While Osborne flattered Beijing by saying it should have a stronger voice in global bodies, the regime failed to even tell the World Health Organisation that a lethal new disease had emerged in Wuhan, then hid evidence of human-to-human transmission and frustrated all efforts to discover its origins.
Yet, shockingly, our leaders have not taken these lessons on board — quite the opposite. Which is why we now see the Foreign Secretary James Cleverly visiting Beijing to pursue what he calls ‘a pragmatic working relationship’ — diplomatic code for making another attempt to cuddle up to China after that ‘golden era’ rapidly lost its sheen.
Once again, the so-called ‘realism’ beloved of many mandarins and politicians is on display as they bid to collect a few crumbs from China’s stumbling economy and suggest they can influence Beijing on issues such as climate change and the Ukraine war.
We now see the Foreign Secretary James Cleverly (pictured) visiting Beijing to pursue what he calls ‘a pragmatic working relationship’ — diplomatic code for making another attempt to cuddle up to China after that ‘golden era’ rapidly lost its sheen, writes IAN BIRRELL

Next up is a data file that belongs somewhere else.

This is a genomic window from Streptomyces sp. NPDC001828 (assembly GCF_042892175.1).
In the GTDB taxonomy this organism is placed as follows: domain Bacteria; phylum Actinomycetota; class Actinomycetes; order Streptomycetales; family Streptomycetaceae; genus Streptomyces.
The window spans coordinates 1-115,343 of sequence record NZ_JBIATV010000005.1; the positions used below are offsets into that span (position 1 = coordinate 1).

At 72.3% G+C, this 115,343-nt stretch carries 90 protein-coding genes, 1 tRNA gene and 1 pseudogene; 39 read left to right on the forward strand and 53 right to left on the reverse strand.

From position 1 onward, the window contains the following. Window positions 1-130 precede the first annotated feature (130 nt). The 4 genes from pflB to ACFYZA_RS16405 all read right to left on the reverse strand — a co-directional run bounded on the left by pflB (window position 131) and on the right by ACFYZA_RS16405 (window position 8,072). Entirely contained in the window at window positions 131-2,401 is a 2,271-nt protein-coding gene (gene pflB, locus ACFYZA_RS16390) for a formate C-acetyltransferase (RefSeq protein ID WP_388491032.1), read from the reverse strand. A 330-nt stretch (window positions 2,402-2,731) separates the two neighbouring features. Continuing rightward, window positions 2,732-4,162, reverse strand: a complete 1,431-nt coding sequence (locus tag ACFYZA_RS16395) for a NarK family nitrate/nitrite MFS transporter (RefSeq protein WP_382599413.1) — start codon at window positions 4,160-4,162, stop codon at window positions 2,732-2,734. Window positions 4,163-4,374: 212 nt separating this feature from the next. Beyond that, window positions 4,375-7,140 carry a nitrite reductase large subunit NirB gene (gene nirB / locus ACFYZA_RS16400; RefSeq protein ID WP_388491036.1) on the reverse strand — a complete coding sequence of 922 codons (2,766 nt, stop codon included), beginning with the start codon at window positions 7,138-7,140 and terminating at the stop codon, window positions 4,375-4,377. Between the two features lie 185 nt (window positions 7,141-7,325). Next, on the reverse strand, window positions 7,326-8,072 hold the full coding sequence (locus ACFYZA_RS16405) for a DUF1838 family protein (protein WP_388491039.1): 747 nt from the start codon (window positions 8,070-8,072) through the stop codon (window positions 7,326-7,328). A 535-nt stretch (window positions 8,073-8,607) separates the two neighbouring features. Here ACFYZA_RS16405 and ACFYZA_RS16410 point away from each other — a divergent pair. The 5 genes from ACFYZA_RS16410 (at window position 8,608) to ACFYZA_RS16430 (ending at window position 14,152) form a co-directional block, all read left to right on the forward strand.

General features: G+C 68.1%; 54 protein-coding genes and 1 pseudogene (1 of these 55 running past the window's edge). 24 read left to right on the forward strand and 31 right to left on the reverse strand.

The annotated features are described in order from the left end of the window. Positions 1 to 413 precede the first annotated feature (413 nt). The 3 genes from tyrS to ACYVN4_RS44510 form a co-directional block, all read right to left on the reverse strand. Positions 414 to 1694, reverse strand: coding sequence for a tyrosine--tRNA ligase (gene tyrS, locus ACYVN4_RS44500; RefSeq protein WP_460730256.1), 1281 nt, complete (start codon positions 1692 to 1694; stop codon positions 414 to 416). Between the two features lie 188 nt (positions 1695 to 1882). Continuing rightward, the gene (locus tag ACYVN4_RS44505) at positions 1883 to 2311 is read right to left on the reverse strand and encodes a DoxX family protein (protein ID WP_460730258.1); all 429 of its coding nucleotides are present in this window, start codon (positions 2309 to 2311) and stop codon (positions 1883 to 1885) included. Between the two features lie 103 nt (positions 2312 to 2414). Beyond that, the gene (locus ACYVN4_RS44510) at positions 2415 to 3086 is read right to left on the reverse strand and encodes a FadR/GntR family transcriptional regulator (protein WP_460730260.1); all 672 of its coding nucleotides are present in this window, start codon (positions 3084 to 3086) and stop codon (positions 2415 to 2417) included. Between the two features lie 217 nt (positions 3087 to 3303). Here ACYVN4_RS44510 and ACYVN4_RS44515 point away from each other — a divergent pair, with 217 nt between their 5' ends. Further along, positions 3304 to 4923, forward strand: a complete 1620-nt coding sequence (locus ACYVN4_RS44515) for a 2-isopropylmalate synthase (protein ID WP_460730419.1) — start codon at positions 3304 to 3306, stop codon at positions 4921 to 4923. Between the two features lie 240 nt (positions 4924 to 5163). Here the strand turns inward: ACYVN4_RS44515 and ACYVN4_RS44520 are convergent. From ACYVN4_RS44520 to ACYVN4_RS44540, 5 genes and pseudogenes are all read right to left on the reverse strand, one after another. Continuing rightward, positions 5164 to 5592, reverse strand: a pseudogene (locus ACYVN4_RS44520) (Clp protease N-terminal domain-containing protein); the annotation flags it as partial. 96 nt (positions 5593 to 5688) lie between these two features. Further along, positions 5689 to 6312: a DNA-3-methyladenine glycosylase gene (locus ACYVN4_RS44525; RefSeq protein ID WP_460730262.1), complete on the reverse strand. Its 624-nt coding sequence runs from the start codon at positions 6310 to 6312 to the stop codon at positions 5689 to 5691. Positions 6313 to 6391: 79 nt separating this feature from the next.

Never mind all the evidence that Xi has ratcheted up repression, a dictator who stops at nothing — even the crippling of major companies if their bosses displease him — as he seeks to create a cult of personality that will put him on a par with Chairman Mao.
Nor the fact that this repulsive regime employs rigid censorship, facial recognition cameras and smart technology to control 1.4 billion citizens — almost one fifth of the people on our planet — in the most sinister Orwellian style imaginable.
Indeed, all the evidence is that China is seeking to create a new global order based on its brand of autocracy by ramping up its military machine, illegally extending its terrain, intimidating neighbours and spying on Western foes.
Cleverly claims his trip — the first by such a senior British figure in five years after months of intense lobbying by his civil servants — is intended to help avoid ‘mistrust and errors’.
Yet few nations are more guilty of spreading mistrust than the mendacious and bullying dictatorship run by the ultra-nationalist Xi, who — like his bloodsoaked soulmate in the Kremlin — relies heavily on deception and lies to further his aims.